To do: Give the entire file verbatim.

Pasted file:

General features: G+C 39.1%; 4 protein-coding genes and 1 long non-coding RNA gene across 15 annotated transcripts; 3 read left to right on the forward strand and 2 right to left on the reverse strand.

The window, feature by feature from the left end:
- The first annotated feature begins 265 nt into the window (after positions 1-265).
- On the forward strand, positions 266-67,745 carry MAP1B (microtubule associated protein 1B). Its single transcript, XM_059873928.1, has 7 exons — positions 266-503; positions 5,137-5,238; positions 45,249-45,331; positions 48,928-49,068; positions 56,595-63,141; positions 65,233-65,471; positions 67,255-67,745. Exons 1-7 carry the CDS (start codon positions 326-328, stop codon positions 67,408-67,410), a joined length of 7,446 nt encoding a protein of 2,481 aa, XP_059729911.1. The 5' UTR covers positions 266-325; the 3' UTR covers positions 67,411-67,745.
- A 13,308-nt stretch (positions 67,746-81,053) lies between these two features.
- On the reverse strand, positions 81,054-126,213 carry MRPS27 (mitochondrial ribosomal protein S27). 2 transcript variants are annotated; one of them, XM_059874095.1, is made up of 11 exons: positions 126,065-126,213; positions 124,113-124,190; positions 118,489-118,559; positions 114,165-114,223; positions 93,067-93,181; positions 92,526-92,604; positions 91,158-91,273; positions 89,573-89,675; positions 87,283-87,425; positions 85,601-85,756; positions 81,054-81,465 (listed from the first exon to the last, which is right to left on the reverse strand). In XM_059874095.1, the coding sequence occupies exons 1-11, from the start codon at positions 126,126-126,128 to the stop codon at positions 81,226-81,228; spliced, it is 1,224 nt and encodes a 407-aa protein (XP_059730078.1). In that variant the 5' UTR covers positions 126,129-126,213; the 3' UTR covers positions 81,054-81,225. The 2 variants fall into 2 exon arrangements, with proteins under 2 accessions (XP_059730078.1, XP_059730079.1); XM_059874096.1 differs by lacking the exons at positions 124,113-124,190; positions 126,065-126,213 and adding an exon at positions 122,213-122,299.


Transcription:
General features: G+C 39.1%; 4 protein-coding genes and 1 long non-coding RNA gene across 15 annotated transcripts; 3 read left to right on the forward strand and 2 right to left on the reverse strand.

The window, feature by feature from the left end:
- The first annotated feature begins 265 nt into the window (after positions 1-265).
- On the forward strand, positions 266-67,745 carry MAP1B (microtubule associated protein 1B). Its single transcript, XM_059873928.1, has 7 exons — positions 266-503; positions 5,137-5,238; positions 45,249-45,331; positions 48,928-49,068; positions 56,595-63,141; positions 65,233-65,471; positions 67,255-67,745. Exons 1-7 carry the CDS (start codon positions 326-328, stop codon positions 67,408-67,410), a joined length of 7,446 nt encoding a protein of 2,481 aa, XP_059729911.1. The 5' UTR covers positions 266-325; the 3' UTR covers positions 67,411-67,745.
- A 13,308-nt stretch (positions 67,746-81,053) lies between these two features.
- On the reverse strand, positions 81,054-126,213 carry MRPS27 (mitochondrial ribosomal protein S27). 2 transcript variants are annotated; one of them, XM_059874095.1, is made up of 11 exons: positions 126,065-126,213; positions 124,113-124,190; positions 118,489-118,559; positions 114,165-114,223; positions 93,067-93,181; positions 92,526-92,604; positions 91,158-91,273; positions 89,573-89,675; positions 87,283-87,425; positions 85,601-85,756; positions 81,054-81,465 (listed from the first exon to the last, which is right to left on the reverse strand). In XM_059874095.1, the coding sequence occupies exons 1-11, from the start codon at positions 126,126-126,128 to the stop codon at positions 81,226-81,228; spliced, it is 1,224 nt and encodes a 407-aa protein (XP_059730078.1). In that variant the 5' UTR covers positions 126,129-126,213; the 3' UTR covers positions 81,054-81,225. The 2 variants fall into 2 exon arrangements, with proteins under 2 accessions (XP_059730078.1, XP_059730079.1); XM_059874096.1 differs by lacking the exons at positions 124,113-124,190; positions 126,065-126,213 and adding an exon at positions 122,213-122,299.